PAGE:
Rovaughna Richardson left her McCrorey Heights home more than 20 years ago to embark on her first-ever experience doing short-term missionary work in Jamaica.
Through her church, Friendship Missionary Baptist, she completed several more, then saved enough money for a six-month mission to travel to Cape Town, South Africa, in 2012.
Bitten by a bug to serve abroad, she then set out to make missionary work her career.
A child/family therapist and social worker by trade, Richardson was endorsed by American Baptist International Ministries in 2016. That year she also began a long-term missionary journey in Ghana, working with young women who are victims of trokosi — a form of modern-day slavery.
During a short-term visit back to the United States, she spoke with QCity Metro about her work as a “global servant,” the horrors of trokosi, and the challenges of being a Black American in a field where Black missionaries are are rare.
Q. Let’s start from the beginning. How did you get started in missionary work?
Rovaughna Richardson: So becoming a missionary was not something that came overnight. I moved to Charlotte, North Carolina, in ‘97 and became a member of Friendship Missionary Baptist Church in ‘99. I really believe that is when the seeds that were already inside me just began to get watered. I had three different opportunities to do short-term missions at St. Ann’s Bay and St. Mary’s Parish (Jamaica) through Friendship. And then after that, I was feeling like, okay, I’m really enjoying this. I’m really enjoying, you know, giving back and having my hands close to young people; this is definitely what I want to do.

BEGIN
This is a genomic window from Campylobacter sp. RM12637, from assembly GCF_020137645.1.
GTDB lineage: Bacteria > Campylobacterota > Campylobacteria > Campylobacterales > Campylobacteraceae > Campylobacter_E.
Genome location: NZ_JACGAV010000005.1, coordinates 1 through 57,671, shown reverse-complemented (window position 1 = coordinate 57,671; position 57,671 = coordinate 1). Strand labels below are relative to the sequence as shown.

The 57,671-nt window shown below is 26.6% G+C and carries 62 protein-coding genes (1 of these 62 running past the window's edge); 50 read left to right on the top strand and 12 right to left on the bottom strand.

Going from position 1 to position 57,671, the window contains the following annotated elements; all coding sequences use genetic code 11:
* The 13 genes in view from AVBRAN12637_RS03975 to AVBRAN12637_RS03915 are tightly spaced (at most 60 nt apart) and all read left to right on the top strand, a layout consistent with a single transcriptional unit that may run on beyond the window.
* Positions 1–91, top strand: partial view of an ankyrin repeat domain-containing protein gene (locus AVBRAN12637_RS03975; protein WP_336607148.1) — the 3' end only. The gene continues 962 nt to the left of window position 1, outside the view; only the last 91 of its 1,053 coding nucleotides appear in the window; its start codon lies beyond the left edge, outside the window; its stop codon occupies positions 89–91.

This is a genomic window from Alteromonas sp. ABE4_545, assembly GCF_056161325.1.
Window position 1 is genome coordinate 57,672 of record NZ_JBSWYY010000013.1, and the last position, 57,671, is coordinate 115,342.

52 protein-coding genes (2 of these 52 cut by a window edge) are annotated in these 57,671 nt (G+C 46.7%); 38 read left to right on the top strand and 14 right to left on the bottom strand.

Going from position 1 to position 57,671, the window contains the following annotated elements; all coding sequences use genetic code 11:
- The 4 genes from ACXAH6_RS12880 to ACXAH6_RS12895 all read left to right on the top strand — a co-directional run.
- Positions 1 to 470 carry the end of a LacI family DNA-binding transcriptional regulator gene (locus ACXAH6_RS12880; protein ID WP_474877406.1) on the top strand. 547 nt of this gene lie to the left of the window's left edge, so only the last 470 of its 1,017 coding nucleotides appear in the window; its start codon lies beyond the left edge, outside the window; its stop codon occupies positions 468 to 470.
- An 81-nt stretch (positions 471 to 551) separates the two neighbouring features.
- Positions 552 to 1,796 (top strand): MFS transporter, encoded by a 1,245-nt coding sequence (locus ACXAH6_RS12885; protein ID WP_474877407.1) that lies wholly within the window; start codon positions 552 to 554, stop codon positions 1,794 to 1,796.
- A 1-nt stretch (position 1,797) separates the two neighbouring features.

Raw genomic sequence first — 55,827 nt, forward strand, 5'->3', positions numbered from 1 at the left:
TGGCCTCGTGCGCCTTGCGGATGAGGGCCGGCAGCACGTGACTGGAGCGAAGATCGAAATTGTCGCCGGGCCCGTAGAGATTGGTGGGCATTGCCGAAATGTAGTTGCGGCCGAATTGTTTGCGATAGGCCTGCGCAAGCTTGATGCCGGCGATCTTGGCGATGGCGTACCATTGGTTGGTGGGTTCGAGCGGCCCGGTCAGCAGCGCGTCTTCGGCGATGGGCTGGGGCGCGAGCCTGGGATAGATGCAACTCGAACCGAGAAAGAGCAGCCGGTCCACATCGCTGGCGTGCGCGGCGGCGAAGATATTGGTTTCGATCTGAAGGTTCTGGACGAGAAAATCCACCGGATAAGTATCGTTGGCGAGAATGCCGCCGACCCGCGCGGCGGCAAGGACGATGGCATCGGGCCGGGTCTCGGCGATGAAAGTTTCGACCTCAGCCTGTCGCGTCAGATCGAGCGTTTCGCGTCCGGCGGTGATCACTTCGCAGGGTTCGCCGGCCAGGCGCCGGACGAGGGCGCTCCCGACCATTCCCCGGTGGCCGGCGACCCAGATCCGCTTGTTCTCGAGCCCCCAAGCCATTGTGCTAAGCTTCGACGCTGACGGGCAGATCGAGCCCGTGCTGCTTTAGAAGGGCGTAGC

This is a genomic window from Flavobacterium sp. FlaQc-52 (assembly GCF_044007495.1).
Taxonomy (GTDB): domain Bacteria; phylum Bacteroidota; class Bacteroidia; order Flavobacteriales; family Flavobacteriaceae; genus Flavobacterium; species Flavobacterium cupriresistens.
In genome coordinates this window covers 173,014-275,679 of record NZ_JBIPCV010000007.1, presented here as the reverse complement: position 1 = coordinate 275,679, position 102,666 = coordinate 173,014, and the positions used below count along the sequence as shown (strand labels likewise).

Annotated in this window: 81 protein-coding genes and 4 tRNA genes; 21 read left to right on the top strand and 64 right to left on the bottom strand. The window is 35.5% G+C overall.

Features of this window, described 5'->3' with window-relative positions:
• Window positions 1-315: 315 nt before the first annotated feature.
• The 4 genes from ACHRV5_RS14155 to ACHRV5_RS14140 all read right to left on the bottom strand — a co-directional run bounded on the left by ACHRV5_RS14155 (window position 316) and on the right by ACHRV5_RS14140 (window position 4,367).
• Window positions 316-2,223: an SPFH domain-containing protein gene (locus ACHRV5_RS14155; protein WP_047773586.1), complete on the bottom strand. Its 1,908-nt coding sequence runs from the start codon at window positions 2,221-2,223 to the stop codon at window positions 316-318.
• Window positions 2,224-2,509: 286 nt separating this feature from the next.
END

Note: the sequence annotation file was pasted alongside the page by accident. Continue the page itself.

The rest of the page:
Friendship has for a long time done short-term missions that are similar to vacation bible school. However, I am their first in 133 years, long-term missionary. I was told by Rev. Dr. Clifford A. Jones Sr. and a couple of members of the church that they remember over 30 years ago when the pastor said he was really hoping and looking forward to the time that the church actually had a full-time missionary who served overseas. And so with that, I feel privileged and honored and was quite surprised that it was me.
Q. What was it that you experienced doing missionary work that really spoke to you and inspired you to take on the role full time?
RR: It wasn’t something like I heard a voice from on high — “Rovaughna, you are to become a missionary” — it was something that evolved as I was there. I was volunteering and I was doing counseling and I was doing social work for a Christian-based organization and felt like…I couldn’t think of a better thing that I would want to do which would be to serve my God, do my tradecraft, which I enjoy, and travel, which I absolutely love. So it was like the trifecta. In 2013, when I went to American Baptists retreat, by the encouragement of Friendship, I was like, oh my goodness; you can actually do social work missions as a career? I felt completely overwhelmed when I learned that I can take my tradecraft as a social worker and do it as a full-time profession.
I then became endorsed by the American Baptist International Ministries in 2013. In 2015, I began fundraising. I’m 100 percent fundraised by my family, friends and various churches across the country. And then I left for Ghana in October 2016 to do social work missions with a specialized population on the ground there, which I’m continuing to do today.